© 2023 WSHU
NPR News & Classical Music
Play Live Radio
Next Up:
0:00 0:00
Available On Air Stations

Affidavit reveals the name of Connecticut Port Authority board member who accepted illegal gifts

State Pier in New London, Conn.
Office of Connecticut Governor Ned Lamont
Connecticut Port Authority
State Pier in New London, Connecticut

The identity of the Connecticut Port Authority board member who accepted illegal gifts from a vendor seeking business has been revealed in documents obtained by WSHU through a freedom of information request.

Don Frost, a current port authority board member, is named in a sworn affidavit from an Office of State Ethics investigation into Seabury PFRA, LLC.

In the affidavit, Jeffrey Erickson, Seabury’s chief financial officer, lists Frost — as well as Evan Matthews, the former port authority executive director, former board member Henry Juan, and their spouses — as having been guests of Seabury employees and dinner guests in August 2017. Accepting gifts is illegal under state ethics law.

“The [Connecticut Port Authority] has notified Mr. Frost's appointing authority to the board, the speaker of the House, who will determine what action, if any, they wish to pursue regarding his board seat,” said Port Authority Chairman David Kooris in response to the now-released affidavit.

Kooris said he is frustrated that Frost did not voluntarily identify himself last month when board members were asked whether they were involved in the illegal gifts investigation. He said Frost told him “his reasoning for not doing so was confidentiality regarding communications with the Office of State Ethics."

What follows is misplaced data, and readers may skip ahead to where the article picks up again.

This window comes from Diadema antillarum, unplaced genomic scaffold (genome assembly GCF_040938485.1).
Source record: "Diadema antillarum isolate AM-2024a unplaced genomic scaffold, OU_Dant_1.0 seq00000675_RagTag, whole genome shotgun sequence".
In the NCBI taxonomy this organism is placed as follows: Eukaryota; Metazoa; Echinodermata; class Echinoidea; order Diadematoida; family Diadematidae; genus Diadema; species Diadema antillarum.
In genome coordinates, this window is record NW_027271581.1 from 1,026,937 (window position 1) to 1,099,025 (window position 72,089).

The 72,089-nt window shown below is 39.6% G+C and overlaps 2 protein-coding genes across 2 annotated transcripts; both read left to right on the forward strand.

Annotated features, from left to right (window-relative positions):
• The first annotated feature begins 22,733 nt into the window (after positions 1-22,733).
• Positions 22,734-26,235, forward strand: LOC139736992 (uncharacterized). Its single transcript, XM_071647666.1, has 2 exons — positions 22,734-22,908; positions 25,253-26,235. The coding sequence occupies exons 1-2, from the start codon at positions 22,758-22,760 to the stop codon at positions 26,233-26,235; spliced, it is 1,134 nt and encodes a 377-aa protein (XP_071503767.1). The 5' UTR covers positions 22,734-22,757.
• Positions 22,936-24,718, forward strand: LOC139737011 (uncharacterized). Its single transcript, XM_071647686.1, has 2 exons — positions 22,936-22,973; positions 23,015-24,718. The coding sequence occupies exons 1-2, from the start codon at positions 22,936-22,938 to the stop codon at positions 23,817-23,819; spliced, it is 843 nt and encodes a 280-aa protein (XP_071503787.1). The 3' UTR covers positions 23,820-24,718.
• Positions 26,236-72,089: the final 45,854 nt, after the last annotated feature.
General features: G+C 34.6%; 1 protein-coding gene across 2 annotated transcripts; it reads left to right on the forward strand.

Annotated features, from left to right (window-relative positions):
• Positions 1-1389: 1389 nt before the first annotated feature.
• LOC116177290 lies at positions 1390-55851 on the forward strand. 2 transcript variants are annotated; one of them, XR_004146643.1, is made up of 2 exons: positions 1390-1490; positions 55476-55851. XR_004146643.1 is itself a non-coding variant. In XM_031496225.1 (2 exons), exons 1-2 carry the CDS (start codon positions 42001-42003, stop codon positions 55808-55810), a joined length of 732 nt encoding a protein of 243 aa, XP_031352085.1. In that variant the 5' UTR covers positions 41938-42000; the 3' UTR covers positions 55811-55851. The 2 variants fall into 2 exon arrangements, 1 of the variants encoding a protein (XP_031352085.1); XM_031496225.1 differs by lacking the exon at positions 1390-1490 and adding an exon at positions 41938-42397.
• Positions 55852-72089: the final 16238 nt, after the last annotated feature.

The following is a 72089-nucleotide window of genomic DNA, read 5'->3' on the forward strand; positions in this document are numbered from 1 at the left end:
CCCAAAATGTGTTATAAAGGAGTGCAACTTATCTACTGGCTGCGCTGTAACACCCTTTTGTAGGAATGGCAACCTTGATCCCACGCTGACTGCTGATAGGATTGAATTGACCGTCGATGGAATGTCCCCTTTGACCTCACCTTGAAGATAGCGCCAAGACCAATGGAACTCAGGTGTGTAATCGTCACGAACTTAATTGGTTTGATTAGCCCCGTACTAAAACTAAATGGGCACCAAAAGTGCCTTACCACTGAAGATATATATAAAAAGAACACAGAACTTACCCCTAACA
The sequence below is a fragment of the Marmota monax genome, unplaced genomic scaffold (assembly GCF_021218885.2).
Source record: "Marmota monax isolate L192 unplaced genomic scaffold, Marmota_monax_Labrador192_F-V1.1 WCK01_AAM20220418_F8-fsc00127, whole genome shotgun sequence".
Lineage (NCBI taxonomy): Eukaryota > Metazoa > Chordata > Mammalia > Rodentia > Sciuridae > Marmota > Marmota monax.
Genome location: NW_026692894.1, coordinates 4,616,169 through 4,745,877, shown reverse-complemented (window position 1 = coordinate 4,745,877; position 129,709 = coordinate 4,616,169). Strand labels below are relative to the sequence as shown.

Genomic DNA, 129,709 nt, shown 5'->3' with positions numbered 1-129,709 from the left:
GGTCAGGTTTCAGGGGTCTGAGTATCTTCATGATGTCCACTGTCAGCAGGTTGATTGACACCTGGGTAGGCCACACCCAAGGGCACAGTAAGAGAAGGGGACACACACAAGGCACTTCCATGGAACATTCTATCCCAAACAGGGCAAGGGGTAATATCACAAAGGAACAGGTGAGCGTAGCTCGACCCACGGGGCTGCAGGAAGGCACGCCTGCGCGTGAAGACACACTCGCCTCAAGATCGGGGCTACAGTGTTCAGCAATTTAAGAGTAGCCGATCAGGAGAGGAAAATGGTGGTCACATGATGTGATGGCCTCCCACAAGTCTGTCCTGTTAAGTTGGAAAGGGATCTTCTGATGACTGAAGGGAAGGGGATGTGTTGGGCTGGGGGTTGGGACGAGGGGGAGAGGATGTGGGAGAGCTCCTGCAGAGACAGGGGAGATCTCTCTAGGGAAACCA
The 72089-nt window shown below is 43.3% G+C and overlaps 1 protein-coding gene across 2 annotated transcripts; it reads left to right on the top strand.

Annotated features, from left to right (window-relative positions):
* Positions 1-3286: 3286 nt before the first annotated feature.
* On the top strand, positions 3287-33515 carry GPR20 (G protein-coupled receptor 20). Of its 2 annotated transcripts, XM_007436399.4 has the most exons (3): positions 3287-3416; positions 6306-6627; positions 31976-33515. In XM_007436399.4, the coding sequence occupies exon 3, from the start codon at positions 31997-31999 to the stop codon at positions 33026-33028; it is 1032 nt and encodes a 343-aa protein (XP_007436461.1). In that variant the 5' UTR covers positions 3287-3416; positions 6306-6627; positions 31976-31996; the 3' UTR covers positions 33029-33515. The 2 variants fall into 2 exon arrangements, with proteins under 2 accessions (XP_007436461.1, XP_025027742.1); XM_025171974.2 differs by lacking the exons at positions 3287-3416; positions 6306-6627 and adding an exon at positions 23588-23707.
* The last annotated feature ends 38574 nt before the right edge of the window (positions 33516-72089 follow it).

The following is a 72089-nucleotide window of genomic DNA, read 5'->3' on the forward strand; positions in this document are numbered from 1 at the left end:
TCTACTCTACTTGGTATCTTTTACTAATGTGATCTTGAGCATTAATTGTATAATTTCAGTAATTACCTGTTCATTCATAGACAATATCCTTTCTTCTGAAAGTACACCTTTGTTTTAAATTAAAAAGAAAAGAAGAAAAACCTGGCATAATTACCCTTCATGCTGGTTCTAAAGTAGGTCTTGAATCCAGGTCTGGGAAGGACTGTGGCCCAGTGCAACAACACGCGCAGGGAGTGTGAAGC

The port authority will review Frost’s voting history to determine how it relates to a 2018 contract and its amendments with Seabury.

The New York-based vendor was hired to find a new harbor management company, Gateway, for the redevelopment of the State Pier in New London to be a hub for the offshore wind industry. Seabury is now under investigation by the state attorney general’s office for a “success fee” of over $500,000.

Seabury settled with the Office of State Ethics over the impermissible gifts and paid a $10,000 fine last month.

A letter earlier this week to revealed to State Senate Minority Leader Kevin Kelly and State Senator Paul Formica, R-East Lyme, that Evan Matthews, the port authority’s former executive director, and current employee Andrew Lavigne, accepted hockey tickets, food, drinks and an overnight stay at a Greenwich club.

In total, employees and board members of the Connecticut Port Authority accepted gifts worth about $800 in 2017 and another $2,300 in 2019 — when Seabury had a consulting contract with the Port Authority and was seeking additional contracts.

An award-winning freelance reporter/host for WSHU, Brian lives in southeastern Connecticut and covers stories for WSHU across the Eastern side of the state.